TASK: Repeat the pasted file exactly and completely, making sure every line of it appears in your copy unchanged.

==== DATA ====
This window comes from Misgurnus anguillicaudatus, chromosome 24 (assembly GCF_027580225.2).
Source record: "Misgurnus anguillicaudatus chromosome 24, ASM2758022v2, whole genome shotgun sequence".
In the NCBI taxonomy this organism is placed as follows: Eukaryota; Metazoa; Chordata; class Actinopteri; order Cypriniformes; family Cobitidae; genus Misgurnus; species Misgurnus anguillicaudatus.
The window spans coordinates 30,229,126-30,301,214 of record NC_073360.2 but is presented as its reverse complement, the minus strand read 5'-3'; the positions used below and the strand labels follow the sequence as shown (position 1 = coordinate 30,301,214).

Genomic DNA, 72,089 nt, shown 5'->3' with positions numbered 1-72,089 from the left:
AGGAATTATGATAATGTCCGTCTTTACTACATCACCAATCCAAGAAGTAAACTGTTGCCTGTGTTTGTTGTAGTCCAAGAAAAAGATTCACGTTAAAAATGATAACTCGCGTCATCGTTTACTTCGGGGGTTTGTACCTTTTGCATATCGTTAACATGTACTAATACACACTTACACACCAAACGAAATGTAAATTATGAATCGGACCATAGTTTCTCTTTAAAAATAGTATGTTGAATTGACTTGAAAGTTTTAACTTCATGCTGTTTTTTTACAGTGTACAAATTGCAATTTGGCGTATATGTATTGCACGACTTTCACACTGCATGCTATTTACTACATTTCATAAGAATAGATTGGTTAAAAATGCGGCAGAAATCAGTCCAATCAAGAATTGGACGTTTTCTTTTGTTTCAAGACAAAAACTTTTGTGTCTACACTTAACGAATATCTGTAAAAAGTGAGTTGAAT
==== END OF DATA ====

This window comes from Misgurnus anguillicaudatus, chromosome 24 (assembly GCF_027580225.2).
Source record: "Misgurnus anguillicaudatus chromosome 24, ASM2758022v2, whole genome shotgun sequence".
In the NCBI taxonomy this organism is placed as follows: Eukaryota; Metazoa; Chordata; class Actinopteri; order Cypriniformes; family Cobitidae; genus Misgurnus; species Misgurnus anguillicaudatus.
The window spans coordinates 30,229,126-30,301,214 of record NC_073360.2 but is presented as its reverse complement, the minus strand read 5'-3'; the positions used below and the strand labels follow the sequence as shown (position 1 = coordinate 30,301,214).

Genomic DNA, 72,089 nt, shown 5'->3' with positions numbered 1-72,089 from the left:
AGGAATTATGATAATGTCCGTCTTTACTACATCACCAATCCAAGAAGTAAACTGTTGCCTGTGTTTGTTGTAGTCCAAGAAAAAGATTCACGTTAAAAATGATAACTCGCGTCATCGTTTACTTCGGGGGTTTGTACCTTTTGCATATCGTTAACATGTACTAATACACACTTACACACCAAACGAAATGTAAATTATGAATCGGACCATAGTTTCTCTTTAAAAATAGTATGTTGAATTGACTTGAAAGTTTTAACTTCATGCTGTTTTTTTACAGTGTACAAATTGCAATTTGGCGTATATGTATTGCACGACTTTCACACTGCATGCTATTTACTACATTTCATAAGAATAGATTGGTTAAAAATGCGGCAGAAATCAGTCCAATCAAGAATTGGACGTTTTCTTTTGTTTCAAGACAAAAACTTTTGTGTCTACACTTAACGAATATCTGTAAAAAGTGAGTTGAAT